0.085 0.148 8 1.167 2 0.271 2.757 2

export

50.61

import

0.974 7 -1.616

1.813 8 1.889 7 2.263 5 6.637 2

1.813 8 1.889 7 2.263 5 6.637 2

1.665

51.547 5 48.165

52.195

import

0.722 5 1.992 5 -3.88

53.732 2

export

1.07

Table-1 (b) Futures Vs Forwards


Dat e Tran sacti onn Expo rt du rat ion 6m nt hs 3m nt hs 3m nt hs SPOT at the contract date 46.6197 Futur es 1 Futures SPOT Settlem RATE at ent Date settlemen t date 26-Mar 51.8867 Future s 2 SPOT Gain/ Loss 5.267 FUTU RES Gain/ Loss 3.537 5 0.6 FUTUR Es Final Impact 1.7295

26/ 09/ 200 8 1102200 8 18/ 12/ 200

47.00 25

50.54

Expo rt

50.7156

49.82

25-Feb

49.73

49.22

0.965 6 3.307 1

0.3656

Expo rt

48.2393

47.43 75

27-Mar

51.5464

50.54

3.102 5

0.2056

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8 25/ 02/ 200 9 15/ 01/ 200 9 1210200 8 19/ 03/ 200 9 22/ 01/ 200 9 26/ 09/ 200 9

Expo rt

3m nt hs 3m nt hs 2m on ths 1m on th 2m on ths 1m on th

50.1671

50.18

27-May

47.625

47.67

2.492 1 0.155

2.51

0.179

Expo rt

49.9717

49.74

28-Apr

50.1267

49.98

-0.24

-0.085

Expo rt

50.7878

49.45 5

25-Feb

48.974

47.79

1.813 8 1.889 7

1.665

0.1488

Impo rt

52.4997

50.70 25

28-Apr

50.61

49.98

0.722 5 1.992 5

1.1672

Impo rt

49.9315

48.54 75

27-Mar

52.195

50.54

2.263 5 6.637 2

-0.271

Expo rt

47.095

46.21

27-Oct

53.7322

50.09

-3.88

2.7572

Table-2 Comparing Futures, Forwards & Spot RatesDate FOTW ARDS RATE SPOT at the contract date SPOT RATE at settleme nt date dur atio n tra nsa ctio n Gain/l Gain/Lo oss on ss on Forwa SPOT rds SPOT Gain/ Loss FUTURE FUTUR S Es Final Gain/Lo Impact ss

26/0 9/20 08 11022008 18/1 2/20 08 25/0 2/20 09 15/0 1/20

48.132 5 49.873 8 49.58

46.6197

51.8867

50.7156

49.73

48.2393

51.5464

50.765

50.1671

47.625

49.784 2

49.9717

50.1267

6m nth s 3m nth s 3m nth s 3m nth s 3m nth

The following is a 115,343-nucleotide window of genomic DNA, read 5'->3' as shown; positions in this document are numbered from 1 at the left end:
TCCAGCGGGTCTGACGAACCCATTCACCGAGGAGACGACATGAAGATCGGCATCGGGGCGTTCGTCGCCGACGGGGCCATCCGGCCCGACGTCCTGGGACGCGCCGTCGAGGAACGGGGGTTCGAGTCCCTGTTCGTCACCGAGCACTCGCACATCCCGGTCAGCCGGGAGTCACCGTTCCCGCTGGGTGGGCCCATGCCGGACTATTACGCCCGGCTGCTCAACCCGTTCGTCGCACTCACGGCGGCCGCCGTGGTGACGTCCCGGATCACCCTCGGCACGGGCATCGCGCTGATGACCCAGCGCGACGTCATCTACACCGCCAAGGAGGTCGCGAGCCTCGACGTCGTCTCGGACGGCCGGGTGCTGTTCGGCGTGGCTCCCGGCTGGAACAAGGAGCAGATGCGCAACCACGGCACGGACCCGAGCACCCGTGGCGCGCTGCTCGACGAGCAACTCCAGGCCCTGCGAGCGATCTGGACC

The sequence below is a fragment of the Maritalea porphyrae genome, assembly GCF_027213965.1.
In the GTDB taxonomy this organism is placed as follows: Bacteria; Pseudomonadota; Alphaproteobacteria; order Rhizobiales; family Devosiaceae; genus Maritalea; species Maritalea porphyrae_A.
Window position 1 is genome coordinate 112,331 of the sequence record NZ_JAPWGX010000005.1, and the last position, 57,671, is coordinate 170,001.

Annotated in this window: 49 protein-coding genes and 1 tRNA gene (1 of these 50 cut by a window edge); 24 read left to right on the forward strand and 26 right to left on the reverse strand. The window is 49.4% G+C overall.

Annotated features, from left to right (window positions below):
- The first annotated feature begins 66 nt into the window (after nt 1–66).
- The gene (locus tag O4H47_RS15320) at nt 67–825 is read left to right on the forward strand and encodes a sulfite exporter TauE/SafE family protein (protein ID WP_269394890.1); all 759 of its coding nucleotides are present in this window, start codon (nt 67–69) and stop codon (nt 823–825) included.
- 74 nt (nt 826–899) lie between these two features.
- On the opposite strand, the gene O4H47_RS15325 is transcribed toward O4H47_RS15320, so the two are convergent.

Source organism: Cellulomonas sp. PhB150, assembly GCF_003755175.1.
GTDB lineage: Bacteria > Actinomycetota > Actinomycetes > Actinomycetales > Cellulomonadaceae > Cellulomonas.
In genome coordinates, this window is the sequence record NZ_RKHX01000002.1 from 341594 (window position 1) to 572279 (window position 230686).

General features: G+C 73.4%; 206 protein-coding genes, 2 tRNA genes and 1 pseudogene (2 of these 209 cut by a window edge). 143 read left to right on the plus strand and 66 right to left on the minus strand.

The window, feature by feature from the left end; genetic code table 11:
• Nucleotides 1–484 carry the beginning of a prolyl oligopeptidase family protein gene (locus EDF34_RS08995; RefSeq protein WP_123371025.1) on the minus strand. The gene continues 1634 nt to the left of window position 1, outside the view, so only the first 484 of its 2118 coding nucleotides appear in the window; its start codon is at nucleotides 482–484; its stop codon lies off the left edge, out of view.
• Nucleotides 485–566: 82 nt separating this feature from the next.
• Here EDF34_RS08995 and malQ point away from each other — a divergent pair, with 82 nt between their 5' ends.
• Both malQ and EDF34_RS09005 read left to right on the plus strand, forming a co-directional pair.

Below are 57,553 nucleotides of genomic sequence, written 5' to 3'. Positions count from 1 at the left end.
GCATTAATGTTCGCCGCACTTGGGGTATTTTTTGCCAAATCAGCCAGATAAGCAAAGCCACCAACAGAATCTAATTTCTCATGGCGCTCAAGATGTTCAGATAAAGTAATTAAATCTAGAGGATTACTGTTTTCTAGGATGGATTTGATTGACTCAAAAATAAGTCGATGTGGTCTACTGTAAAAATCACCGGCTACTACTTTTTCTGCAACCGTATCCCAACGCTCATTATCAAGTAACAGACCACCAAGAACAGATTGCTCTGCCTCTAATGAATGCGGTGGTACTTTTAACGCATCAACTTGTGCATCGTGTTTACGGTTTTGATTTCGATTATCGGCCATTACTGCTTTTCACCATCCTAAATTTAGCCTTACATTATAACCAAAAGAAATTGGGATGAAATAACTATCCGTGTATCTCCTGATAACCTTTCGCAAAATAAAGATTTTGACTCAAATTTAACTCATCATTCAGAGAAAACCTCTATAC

exp ort exp ort exp ort exp ort exp ort

1.512 8 0.841 8 1.340 7 0.597 9 0.342

5.267

5.267

-3.5375

1.7295

-0.9656

3.3071

0.965 6 3.307 1 2.492 1 0.155

0.6

-0.3656

-3.1025

0.2056

-2.4921

2.51

0.179

0.155

-0.24

-0.085

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09 12102008 19/0 3/20 09 22/0 1/20 09 28/0 9/20 09

50.352 8 51.525

50.7878

48.974

52.4997

50.61

51.547 5 48.165

49.9315

52.195

47.095

53.7322

s 2m ont hs 1m ont h 2m ont hs 1m ont h

exp ort imp ort imp ort exp ort

5 -0.435

-1.8138

0.974 7 -1.616

1.8897

1.813 8 1.889 7 2.263 5 6.637 2

1.665

-0.1488

-0.7225

1.1672

-2.2635

1.9925

-0.271

1.07

6.6372

-3.88

2.7572

(all rates in INR/USD)

Table-3

Figure-9 Out of some 18 samples, 67% of the time the anticipation regarding prices movements proved to be wrong, emphasizing the need to hedge against currency movement in opposite direction.

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Figure 10- Spot comparison

Figure 11- Head to Head Out of sample of 18, 78% times futures have yielded a better cover for Neetees transactions.

Figure 12- Hedging in Action

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Figure 13- Future, Spot, Forwards Among all 3 futures being the best hedging instrument, faring better to others in minimizing risk. Even in most unfavorable conditions too it has reduced the potential risk. Only once the extremely volatile nature of INR- USD exchange rates resulted in Spot resulting in a potential profit.

6- Findings